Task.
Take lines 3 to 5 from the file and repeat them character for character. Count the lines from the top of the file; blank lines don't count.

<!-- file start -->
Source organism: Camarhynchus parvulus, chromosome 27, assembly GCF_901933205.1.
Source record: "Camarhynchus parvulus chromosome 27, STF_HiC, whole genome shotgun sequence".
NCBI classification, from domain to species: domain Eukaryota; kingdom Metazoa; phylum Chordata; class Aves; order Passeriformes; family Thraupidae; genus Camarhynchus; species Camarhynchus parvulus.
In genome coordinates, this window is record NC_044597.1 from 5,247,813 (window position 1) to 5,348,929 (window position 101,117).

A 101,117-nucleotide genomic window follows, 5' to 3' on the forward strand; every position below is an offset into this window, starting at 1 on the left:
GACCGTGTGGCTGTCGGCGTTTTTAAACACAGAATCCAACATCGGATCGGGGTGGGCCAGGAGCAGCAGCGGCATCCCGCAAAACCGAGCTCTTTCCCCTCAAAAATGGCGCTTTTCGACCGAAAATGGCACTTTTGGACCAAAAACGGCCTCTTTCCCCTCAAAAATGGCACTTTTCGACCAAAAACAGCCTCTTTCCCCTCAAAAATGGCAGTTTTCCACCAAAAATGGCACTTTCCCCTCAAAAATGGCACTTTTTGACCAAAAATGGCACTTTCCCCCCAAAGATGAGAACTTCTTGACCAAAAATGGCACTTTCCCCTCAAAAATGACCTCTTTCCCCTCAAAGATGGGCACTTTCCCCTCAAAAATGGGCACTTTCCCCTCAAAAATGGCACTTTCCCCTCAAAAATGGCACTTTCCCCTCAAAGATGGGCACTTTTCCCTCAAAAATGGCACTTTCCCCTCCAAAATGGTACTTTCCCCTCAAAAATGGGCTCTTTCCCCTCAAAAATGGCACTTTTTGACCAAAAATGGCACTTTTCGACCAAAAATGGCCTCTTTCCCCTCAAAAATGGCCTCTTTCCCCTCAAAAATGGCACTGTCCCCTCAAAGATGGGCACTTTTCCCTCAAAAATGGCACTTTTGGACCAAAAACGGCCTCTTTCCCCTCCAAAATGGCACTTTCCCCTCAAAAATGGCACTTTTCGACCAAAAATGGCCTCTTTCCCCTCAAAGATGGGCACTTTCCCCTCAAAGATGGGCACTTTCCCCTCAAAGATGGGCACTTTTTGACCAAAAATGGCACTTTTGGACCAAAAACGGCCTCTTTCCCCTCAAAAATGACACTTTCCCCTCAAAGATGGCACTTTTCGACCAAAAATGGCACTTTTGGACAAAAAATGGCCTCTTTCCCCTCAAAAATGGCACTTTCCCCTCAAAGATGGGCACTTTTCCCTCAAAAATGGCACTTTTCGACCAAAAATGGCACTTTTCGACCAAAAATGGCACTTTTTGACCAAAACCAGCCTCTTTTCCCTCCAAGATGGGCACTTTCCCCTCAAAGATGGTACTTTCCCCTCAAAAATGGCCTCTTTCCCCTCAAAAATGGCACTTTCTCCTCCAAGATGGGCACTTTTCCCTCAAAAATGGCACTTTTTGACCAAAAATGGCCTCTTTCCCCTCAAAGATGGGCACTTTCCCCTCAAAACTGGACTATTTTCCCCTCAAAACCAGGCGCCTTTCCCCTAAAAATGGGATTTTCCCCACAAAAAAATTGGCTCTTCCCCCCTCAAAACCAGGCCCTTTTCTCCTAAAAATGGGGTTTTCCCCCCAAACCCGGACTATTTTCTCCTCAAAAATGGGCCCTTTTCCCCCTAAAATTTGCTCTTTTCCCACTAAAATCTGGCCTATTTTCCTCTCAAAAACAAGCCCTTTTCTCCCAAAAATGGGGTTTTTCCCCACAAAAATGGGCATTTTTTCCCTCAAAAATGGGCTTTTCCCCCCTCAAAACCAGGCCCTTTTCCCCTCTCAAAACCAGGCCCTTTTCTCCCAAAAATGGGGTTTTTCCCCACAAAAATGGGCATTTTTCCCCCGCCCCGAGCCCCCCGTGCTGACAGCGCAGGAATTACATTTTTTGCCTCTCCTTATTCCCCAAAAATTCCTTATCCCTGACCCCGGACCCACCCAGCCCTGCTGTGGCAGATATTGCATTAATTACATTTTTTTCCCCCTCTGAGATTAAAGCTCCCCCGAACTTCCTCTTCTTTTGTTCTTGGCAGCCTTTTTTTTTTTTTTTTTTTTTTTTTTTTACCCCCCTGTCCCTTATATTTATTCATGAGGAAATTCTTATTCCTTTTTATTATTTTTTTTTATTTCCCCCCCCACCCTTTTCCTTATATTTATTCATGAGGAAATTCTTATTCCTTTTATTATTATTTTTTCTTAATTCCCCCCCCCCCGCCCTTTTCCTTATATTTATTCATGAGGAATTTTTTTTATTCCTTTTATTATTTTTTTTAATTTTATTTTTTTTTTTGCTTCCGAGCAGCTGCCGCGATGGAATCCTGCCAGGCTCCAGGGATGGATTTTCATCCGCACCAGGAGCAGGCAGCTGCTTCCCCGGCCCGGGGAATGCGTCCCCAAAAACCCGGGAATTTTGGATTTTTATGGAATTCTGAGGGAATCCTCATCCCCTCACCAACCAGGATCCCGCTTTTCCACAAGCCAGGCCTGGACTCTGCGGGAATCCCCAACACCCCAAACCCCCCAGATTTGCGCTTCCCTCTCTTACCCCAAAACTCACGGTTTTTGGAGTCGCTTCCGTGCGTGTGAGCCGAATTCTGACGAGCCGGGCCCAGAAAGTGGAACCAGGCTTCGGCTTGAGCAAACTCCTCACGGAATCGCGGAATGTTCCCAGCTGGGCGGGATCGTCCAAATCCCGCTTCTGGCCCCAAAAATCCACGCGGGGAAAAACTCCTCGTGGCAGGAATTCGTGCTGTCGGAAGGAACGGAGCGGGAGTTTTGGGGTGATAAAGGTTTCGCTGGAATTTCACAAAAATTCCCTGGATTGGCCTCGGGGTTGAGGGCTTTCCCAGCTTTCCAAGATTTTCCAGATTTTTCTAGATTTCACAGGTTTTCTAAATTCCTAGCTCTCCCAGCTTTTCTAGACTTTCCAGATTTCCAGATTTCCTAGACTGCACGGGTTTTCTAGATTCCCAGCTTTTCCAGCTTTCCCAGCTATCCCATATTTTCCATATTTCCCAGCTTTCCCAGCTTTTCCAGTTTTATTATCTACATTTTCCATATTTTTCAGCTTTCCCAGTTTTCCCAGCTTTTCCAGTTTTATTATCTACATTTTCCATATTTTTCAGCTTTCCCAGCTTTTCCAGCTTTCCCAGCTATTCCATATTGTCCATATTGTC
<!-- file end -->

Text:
NCBI classification, from domain to species: domain Eukaryota; kingdom Metazoa; phylum Chordata; class Aves; order Passeriformes; family Thraupidae; genus Camarhynchus; species Camarhynchus parvulus.
In genome coordinates, this window is record NC_044597.1 from 5,247,813 (window position 1) to 5,348,929 (window position 101,117).

A 101,117-nucleotide genomic window follows, 5' to 3' on the forward strand; every position below is an offset into this window, starting at 1 on the left: